django-counter-field makes it extremely easy to denormalize and keep track of related model counts.
It is sometimes useful to cache the total number of objects associated with another object through a ForeignKey relation. For example the total number of comments associated with an article.
django-counter-field makes it easy to denormalize and keep such counters up to date.
pip install django-counter-field
Add “django_counter_field” to your INSTALLED_APPS setting:
INSTALLED_APPS = ( ... 'django_counter_field', )
Add a CounterField to your model:
from django_counter_field import CounterField class Article(models.Model): comment_count = CounterField()
Add the CounterMixin to the related model:
from django_counter_field import CounterMixin, connect_counter class Comment(CounterMixin, models.Model): article = models.ForeignKey(Article)
Connect the related foreign key field with the counter field:
Whenever a comment is created the comment_count on the associated Article will be incremented. If the comment is deleted, the comment_count will be automatically decremented.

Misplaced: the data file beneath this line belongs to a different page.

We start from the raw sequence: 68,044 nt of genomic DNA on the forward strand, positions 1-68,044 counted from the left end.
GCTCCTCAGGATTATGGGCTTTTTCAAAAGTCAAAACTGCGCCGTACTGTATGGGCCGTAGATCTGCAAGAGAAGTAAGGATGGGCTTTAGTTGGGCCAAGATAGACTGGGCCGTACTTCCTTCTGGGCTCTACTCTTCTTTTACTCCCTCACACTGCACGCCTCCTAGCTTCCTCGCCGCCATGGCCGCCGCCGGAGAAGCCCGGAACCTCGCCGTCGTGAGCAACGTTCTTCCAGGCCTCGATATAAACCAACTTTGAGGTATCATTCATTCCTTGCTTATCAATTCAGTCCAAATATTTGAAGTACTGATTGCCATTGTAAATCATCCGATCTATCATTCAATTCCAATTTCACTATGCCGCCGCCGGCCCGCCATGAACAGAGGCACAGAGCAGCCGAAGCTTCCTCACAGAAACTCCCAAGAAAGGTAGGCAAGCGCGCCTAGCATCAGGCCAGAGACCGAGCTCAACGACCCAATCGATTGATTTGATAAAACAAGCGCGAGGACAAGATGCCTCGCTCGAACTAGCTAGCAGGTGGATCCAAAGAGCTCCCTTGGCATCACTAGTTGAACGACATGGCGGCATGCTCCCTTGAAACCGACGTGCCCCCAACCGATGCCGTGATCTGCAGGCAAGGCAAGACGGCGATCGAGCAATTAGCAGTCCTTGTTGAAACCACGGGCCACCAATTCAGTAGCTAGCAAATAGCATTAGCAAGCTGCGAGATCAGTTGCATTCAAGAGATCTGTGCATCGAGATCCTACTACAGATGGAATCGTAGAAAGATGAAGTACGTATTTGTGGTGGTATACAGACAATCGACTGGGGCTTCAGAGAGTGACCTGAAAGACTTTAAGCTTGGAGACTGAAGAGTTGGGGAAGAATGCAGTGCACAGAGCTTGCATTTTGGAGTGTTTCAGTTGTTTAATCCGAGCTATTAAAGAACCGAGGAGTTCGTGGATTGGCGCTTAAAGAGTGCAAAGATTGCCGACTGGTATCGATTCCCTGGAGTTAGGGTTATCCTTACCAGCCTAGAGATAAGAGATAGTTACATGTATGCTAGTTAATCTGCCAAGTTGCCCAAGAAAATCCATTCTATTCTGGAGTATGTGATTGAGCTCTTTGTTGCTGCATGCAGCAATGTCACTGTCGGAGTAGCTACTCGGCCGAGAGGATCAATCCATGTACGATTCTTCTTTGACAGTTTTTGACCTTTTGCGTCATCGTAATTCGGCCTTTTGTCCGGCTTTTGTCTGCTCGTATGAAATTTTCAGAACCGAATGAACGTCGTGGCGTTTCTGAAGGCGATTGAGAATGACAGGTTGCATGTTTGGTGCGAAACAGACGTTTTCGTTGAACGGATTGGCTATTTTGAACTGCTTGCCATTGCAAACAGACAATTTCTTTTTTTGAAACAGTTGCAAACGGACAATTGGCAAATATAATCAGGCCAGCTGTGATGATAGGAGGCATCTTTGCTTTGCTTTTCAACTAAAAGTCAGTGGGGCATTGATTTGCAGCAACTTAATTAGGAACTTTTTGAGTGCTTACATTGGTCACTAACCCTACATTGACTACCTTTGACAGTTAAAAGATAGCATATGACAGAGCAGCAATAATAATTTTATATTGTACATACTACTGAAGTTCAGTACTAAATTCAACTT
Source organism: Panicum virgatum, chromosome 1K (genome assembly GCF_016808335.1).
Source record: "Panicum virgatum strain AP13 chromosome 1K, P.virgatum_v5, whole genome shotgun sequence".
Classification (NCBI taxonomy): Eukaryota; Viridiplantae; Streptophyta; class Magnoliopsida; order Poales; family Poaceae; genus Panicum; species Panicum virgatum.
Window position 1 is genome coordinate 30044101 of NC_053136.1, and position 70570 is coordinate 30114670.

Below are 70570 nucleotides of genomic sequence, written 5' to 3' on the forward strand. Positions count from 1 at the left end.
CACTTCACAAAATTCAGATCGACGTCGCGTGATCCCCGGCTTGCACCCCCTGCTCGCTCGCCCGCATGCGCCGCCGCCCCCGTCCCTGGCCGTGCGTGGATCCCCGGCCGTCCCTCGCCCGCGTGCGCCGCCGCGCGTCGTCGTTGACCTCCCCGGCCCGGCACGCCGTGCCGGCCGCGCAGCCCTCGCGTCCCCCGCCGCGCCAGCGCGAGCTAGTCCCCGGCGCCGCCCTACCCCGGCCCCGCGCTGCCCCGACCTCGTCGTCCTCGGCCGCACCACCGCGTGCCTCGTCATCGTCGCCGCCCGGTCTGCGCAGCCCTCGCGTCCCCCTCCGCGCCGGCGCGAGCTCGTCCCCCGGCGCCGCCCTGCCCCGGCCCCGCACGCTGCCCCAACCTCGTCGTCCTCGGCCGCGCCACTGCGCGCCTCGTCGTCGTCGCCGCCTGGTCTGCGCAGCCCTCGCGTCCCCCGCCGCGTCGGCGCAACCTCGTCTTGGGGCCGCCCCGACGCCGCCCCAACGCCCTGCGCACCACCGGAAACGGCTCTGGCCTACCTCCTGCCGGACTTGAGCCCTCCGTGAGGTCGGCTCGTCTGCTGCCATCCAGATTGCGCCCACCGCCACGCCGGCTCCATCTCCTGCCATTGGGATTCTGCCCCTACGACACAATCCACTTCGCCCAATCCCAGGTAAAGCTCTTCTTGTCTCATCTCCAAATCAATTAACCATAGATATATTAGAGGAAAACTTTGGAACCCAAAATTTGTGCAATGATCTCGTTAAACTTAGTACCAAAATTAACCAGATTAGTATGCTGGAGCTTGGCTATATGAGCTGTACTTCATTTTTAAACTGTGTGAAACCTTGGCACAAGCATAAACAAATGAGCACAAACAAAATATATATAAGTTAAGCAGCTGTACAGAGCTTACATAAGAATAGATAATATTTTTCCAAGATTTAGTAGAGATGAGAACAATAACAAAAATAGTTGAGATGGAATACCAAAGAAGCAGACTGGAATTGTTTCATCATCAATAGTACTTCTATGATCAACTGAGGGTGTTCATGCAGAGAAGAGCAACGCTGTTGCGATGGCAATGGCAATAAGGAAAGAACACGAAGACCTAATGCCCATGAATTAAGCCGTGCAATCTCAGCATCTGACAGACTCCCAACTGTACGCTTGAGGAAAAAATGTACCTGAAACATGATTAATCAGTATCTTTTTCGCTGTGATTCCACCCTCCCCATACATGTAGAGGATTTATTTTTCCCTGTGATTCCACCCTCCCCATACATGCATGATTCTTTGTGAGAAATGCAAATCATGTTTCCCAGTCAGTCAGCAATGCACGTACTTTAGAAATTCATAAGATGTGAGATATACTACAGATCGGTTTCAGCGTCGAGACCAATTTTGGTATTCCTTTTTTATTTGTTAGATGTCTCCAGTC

Creating a new counter requires three simple steps:
- Add a
CounterFieldfield to the parent model.
- Add the
CounterMixinmixin to the child model.
connect_counterto connect the child model with the new counter.
Most counters are simple in the sense that you want to count all child objects. Sometimes, however, objects should be
counted based on one or several conditions. For example you may not wish to count all comments on an article but
only comments that have been approved. You can create conditional counters by providing a third
connect_counter(‘comment_count’, Comment.article, lambda comment: comment.is_approved)
is_in_counter_func function will be called with
Comment objects and must return
True if the given comment
should be counted. It must not concern itself with checking if the comment is deleted or not, django-counter-field
does that by default.
Often you will add a
CounterField to a model that already has a large number of associated objects. When a counter
is created, it’s value is initialized to zero. This value is likely incorrect. django-counter-field provides a couple
of management commands that allow you to rebuild the value of a counter:
List all available counters:
$ python manage.py list_counters
Rebuild a counter using one of the counter names given by
$ python manage.py rebuild_counter <counter_name>
rebuild_counter management command will only update counters on objects that have at least one child
object. For example articles with at least one comment. Articles with no comments will not be updated. This
is a conscious limitation; the use cases for such a feature seem very limited, if existent at all.
$ pip install Sphinx $ cd docs $ make html Open build/html/index.html